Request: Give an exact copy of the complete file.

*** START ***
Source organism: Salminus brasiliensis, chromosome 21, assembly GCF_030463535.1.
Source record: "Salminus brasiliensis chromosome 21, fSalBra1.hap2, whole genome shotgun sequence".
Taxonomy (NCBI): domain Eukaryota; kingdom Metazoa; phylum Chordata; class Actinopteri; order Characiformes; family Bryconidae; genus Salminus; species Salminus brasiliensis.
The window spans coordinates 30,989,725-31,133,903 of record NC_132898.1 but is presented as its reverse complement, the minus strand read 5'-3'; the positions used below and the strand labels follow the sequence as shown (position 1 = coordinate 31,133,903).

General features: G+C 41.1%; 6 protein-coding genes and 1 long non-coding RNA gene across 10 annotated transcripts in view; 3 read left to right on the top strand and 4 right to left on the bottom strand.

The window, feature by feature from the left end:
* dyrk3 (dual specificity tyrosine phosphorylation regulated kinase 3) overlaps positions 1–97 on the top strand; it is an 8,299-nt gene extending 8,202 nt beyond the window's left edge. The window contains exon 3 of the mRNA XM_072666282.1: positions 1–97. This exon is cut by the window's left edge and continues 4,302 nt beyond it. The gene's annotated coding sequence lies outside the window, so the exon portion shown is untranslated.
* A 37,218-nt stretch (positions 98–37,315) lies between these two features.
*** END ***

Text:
Source organism: Salminus brasiliensis, chromosome 21, assembly GCF_030463535.1.
Source record: "Salminus brasiliensis chromosome 21, fSalBra1.hap2, whole genome shotgun sequence".
Taxonomy (NCBI): domain Eukaryota; kingdom Metazoa; phylum Chordata; class Actinopteri; order Characiformes; family Bryconidae; genus Salminus; species Salminus brasiliensis.
The window spans coordinates 30,989,725-31,133,903 of record NC_132898.1 but is presented as its reverse complement, the minus strand read 5'-3'; the positions used below and the strand labels follow the sequence as shown (position 1 = coordinate 31,133,903).

General features: G+C 41.1%; 6 protein-coding genes and 1 long non-coding RNA gene across 10 annotated transcripts in view; 3 read left to right on the top strand and 4 right to left on the bottom strand.

The window, feature by feature from the left end:
* dyrk3 (dual specificity tyrosine phosphorylation regulated kinase 3) overlaps positions 1–97 on the top strand; it is an 8,299-nt gene extending 8,202 nt beyond the window's left edge. The window contains exon 3 of the mRNA XM_072666282.1: positions 1–97. This exon is cut by the window's left edge and continues 4,302 nt beyond it. The gene's annotated coding sequence lies outside the window, so the exon portion shown is untranslated.
* A 37,218-nt stretch (positions 98–37,315) lies between these two features.